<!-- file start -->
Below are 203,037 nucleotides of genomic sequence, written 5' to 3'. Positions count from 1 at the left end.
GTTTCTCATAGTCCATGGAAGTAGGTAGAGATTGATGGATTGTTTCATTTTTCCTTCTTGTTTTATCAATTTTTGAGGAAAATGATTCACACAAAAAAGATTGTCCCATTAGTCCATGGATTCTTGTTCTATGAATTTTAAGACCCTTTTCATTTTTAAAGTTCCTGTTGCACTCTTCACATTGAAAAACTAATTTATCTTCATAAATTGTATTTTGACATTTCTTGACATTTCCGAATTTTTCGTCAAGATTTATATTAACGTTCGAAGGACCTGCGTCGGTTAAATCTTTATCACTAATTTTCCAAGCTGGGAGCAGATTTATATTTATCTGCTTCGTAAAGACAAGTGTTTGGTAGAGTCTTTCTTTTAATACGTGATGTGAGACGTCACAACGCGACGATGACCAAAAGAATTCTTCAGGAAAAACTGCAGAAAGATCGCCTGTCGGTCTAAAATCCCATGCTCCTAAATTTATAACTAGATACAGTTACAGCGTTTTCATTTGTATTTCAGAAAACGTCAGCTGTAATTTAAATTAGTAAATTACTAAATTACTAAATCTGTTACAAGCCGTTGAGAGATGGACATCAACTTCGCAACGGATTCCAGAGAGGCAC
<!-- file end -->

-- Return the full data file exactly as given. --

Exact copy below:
Below are 203,037 nucleotides of genomic sequence, written 5' to 3'. Positions count from 1 at the left end.
GTTTCTCATAGTCCATGGAAGTAGGTAGAGATTGATGGATTGTTTCATTTTTCCTTCTTGTTTTATCAATTTTTGAGGAAAATGATTCACACAAAAAAGATTGTCCCATTAGTCCATGGATTCTTGTTCTATGAATTTTAAGACCCTTTTCATTTTTAAAGTTCCTGTTGCACTCTTCACATTGAAAAACTAATTTATCTTCATAAATTGTATTTTGACATTTCTTGACATTTCCGAATTTTTCGTCAAGATTTATATTAACGTTCGAAGGACCTGCGTCGGTTAAATCTTTATCACTAATTTTCCAAGCTGGGAGCAGATTTATATTTATCTGCTTCGTAAAGACAAGTGTTTGGTAGAGTCTTTCTTTTAATACGTGATGTGAGACGTCACAACGCGACGATGACCAAAAGAATTCTTCAGGAAAAACTGCAGAAAGATCGCCTGTCGGTCTAAAATCCCATGCTCCTAAATTTATAACTAGATACAGTTACAGCGTTTTCATTTGTATTTCAGAAAACGTCAGCTGTAATTTAAATTAGTAAATTACTAAATTACTAAATCTGTTACAAGCCGTTGAGAGATGGACATCAACTTCGCAACGGATTCCAGAGAGGCAC